In just a few days, I’ll be speaking at a conference sponsored by research firm IDC and IT World Canada. I’ll be heading a panel exploring leadership in an era of digital disruption. As with every other chance I get, I will make the case that economy is moving through a quantum shift. I will further go on to tell that audience and any other that will listen that what is needed now is not more talk – admiring the problem gets us nowhere. What is needed is action – and that requires real leadership.
Our future prosperity will be determined by our ability to have a leadership position in the new digital economy. There is not a sane economist, business leader or politician who would deny this imperative.
Given that, who the heck drafted this budget? Where is the leadership?
We know a great deal about the danger of falling victim to the new digital economy. Publishing and media were among the first to be disrupted – and to feel the impact of that disruption. We are also a perfect example of how politicians of all stripes have offered a lot of talk and precious little in the way of leadership or action.
As Ian Morrison so succinctly put it in his budget analysis for the Friends of Canadian Broadcasting, “it’s two minutes to midnight for Canadian media, particularly in small and medium markets where a majority of Canadians live.” Further, Morrison goes on to truly outline the dire circumstances that media find themselves in with “clear evidence of newspapers shuttering and projections that up to half of Canada’s local television stations may fade to black by 2020.”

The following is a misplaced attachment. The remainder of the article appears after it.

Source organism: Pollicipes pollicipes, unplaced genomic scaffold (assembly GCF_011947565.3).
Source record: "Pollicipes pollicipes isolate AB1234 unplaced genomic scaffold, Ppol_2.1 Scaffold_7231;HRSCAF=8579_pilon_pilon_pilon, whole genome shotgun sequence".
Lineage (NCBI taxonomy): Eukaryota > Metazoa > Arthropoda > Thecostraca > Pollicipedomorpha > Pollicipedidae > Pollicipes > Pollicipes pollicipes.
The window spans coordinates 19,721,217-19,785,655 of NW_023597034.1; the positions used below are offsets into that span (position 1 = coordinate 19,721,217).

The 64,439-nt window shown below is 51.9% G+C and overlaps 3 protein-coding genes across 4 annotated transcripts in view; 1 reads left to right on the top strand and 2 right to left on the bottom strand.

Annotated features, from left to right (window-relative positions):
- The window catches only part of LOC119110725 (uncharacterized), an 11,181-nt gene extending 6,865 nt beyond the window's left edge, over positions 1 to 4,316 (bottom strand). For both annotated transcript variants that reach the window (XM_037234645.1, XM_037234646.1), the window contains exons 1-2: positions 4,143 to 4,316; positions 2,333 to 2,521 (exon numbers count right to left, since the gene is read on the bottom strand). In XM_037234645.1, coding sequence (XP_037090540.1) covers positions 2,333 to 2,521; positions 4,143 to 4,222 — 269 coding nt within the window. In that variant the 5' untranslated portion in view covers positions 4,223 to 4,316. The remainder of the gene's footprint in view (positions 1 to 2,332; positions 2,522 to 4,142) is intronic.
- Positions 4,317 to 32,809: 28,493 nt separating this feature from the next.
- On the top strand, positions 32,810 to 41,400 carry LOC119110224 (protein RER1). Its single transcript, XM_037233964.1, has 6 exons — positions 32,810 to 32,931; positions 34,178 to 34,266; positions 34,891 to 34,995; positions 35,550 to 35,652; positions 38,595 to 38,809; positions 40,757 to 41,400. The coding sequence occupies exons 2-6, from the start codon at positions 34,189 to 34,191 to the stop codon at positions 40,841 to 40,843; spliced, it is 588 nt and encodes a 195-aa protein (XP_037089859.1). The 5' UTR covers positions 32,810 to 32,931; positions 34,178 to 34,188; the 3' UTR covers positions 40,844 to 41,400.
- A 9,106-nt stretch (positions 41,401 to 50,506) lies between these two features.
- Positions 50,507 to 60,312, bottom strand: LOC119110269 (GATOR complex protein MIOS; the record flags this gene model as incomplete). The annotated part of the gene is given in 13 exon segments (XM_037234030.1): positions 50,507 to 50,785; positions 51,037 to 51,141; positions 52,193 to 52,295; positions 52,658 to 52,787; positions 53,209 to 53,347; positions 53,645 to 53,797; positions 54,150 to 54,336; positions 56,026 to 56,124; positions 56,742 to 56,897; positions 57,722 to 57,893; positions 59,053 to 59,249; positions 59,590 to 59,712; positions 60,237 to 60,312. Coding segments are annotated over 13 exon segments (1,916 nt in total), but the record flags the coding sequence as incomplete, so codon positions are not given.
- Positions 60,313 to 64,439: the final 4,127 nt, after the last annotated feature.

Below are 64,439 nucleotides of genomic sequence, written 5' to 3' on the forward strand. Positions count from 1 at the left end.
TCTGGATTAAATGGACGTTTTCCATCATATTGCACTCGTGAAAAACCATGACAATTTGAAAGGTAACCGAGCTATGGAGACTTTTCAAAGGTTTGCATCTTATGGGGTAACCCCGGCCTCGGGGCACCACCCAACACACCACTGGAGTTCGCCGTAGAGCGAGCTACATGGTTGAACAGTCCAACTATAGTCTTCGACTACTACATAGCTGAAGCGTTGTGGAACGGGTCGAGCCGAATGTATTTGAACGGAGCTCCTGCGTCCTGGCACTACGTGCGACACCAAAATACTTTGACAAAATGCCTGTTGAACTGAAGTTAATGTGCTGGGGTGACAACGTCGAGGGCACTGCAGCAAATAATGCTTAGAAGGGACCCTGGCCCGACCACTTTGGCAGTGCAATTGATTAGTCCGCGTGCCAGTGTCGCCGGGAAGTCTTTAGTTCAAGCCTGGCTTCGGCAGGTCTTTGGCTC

Given those dire predictions, it might be comforting to hear that the government understands the predicament. In the section titled “An Open, Transparent and Innovative Internet” the government’s understanding is clearly shown:
“The Government also recognizes that Canada’s media industries, and the systems that allow for broadcasting, distribution and the exchange of ideas, are fundamentally changing in the digital age,” it states. “Canada’s creative industries are facing rapid and disruptive change, including the shift to online technologies, the push for new business models, and increased competition due to globalization. Along with these risks comes the opportunity for Canada—and its creative sector—to lead the way in creating new experiences, new technologies, and new, well-paying jobs for Canadians.
Make no mistake about it. The crisis in media is not new. The industry has been reeling from the impact of digital disruption for over a decade. The industry, by one report, has lost more than 10,000 jobs since 2008.